5. Super Attractor – Gabrielle Bernstein

Even though I’m only listing Super Attractor, I consider all five books I’ve read by Bernstein pivotal to my spiritual growth. She’s written a total of nine, the last coming out in early 2022. I received her second book, Spirit Junkie, when she came to Vancouver for its launch, and read her first book afterward. That launch event was on the day I came up with the new name for my first business, Conscious PR, so her influence is strong in my life. I was able to tell her that story when she returned in 2016 after launching The Universe Has Your Back, which also came at a great time in my life. I have to thank my colleague Kate Muker for hosting all the events in Vancouver at which Bernstein’s spoken—Kate also gave me the opportunity to be an ambassador for one of those events.

If you pick up any of Bernstein’s books, you’ll get at least one nugget out of each. What I’ve enjoyed about reading her earlier books to the most recent ones is the progression of her ideas and how they get more complex over time. New to tapping into your intuition? Add More ~ing to your Life is great. Want to experience miracles in 6 weeks? There’s May Cause Miracles. Need to get over a hard time? The Universe Has Your Back is a reminder of how we’re always connected with the divine. Judgment Detox has been great for me to practice curbing judgments (and bonus: she introduces you to EFT here). Finally, I read Super Attractor last year at just the right time when I was in the energy of manifesting with my new business.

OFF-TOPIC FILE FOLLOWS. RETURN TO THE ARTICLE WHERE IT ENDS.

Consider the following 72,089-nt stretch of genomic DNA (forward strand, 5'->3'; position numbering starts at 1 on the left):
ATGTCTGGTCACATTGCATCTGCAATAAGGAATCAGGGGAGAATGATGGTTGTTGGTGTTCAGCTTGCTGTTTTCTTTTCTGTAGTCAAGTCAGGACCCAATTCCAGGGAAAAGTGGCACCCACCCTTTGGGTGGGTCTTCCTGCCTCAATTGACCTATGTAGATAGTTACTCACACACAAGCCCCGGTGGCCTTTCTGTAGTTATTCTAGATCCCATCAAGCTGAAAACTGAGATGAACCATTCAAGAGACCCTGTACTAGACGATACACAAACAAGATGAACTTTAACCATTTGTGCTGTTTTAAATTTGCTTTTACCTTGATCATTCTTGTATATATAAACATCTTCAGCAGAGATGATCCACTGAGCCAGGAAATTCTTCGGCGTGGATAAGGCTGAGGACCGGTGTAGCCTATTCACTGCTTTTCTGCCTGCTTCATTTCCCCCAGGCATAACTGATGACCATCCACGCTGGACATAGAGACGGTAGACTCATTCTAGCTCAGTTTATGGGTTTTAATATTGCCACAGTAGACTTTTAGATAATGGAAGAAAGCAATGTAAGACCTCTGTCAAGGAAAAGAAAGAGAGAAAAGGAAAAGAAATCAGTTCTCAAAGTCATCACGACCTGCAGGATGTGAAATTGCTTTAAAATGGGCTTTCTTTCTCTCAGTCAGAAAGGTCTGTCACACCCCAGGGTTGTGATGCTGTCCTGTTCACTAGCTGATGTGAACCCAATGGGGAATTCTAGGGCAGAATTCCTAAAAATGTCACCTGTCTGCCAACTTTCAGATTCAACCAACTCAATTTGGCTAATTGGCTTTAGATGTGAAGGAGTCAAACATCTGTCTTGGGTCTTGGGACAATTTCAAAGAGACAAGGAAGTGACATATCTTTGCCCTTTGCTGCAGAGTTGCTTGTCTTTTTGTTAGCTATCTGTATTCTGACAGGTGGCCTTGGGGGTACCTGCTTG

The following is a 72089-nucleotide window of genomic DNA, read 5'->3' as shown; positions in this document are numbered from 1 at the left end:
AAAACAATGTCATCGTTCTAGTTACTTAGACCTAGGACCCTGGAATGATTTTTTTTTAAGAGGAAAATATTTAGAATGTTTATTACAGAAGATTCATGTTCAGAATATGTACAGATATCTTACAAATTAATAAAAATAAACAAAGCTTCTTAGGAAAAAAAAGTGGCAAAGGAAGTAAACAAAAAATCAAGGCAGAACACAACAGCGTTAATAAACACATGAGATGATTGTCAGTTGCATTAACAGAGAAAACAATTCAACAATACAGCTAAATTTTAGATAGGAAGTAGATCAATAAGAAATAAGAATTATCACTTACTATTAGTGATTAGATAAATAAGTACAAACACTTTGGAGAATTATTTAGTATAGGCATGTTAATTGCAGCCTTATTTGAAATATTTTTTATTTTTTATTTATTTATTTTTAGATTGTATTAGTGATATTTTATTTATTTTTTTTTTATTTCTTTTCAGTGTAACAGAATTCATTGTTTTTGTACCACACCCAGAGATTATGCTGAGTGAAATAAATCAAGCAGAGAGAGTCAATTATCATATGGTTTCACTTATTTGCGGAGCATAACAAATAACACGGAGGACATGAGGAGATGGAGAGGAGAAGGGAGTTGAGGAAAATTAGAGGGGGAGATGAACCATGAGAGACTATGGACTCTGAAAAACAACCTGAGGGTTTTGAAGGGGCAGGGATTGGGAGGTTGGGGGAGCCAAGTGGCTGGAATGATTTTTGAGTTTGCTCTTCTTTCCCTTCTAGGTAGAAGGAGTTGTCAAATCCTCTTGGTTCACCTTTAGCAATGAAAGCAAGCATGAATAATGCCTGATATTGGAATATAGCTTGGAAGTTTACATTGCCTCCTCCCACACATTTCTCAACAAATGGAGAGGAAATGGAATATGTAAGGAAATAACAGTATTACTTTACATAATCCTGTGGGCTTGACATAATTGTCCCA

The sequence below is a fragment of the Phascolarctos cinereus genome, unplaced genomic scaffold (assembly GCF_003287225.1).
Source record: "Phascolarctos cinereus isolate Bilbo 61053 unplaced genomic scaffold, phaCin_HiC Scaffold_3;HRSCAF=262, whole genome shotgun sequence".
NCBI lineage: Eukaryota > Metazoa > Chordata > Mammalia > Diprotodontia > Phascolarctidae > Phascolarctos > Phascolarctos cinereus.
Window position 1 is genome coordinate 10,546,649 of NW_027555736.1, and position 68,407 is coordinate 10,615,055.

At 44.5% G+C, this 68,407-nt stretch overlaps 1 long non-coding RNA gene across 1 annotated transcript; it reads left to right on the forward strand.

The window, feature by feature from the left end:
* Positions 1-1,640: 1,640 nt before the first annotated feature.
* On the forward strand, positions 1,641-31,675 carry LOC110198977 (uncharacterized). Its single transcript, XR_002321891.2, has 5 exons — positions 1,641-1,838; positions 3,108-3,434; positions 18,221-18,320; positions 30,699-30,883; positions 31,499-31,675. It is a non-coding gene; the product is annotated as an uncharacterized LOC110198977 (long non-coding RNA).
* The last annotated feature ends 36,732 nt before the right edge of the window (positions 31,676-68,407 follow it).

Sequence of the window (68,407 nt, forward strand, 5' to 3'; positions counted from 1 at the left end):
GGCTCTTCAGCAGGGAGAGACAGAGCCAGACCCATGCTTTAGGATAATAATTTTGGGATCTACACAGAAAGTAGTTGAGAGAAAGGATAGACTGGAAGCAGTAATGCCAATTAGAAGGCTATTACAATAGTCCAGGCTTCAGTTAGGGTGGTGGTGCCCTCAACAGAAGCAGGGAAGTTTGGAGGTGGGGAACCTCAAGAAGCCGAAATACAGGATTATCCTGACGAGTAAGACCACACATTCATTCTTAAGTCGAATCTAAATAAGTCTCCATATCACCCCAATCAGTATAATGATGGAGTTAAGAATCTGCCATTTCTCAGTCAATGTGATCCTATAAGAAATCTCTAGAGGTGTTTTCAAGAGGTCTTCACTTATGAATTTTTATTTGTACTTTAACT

If you’re not in a great place, I wouldn’t recommend Super Attractor because it will be hard for you to get in the energy of manifestation if you are a victim of circumstance, abuse, or any of the horrible things that can strike when we least expect. That’s my only criticism of her books, not that Bernstein hasn’t written about her own traumas. I believe that each of her books has a place in your spiritual journey, and Super Attractor is the one for when you’re ready to supercharge your manifesting ability.

Are there any other spiritual books you’d list that you want to share? Pop them in the comments.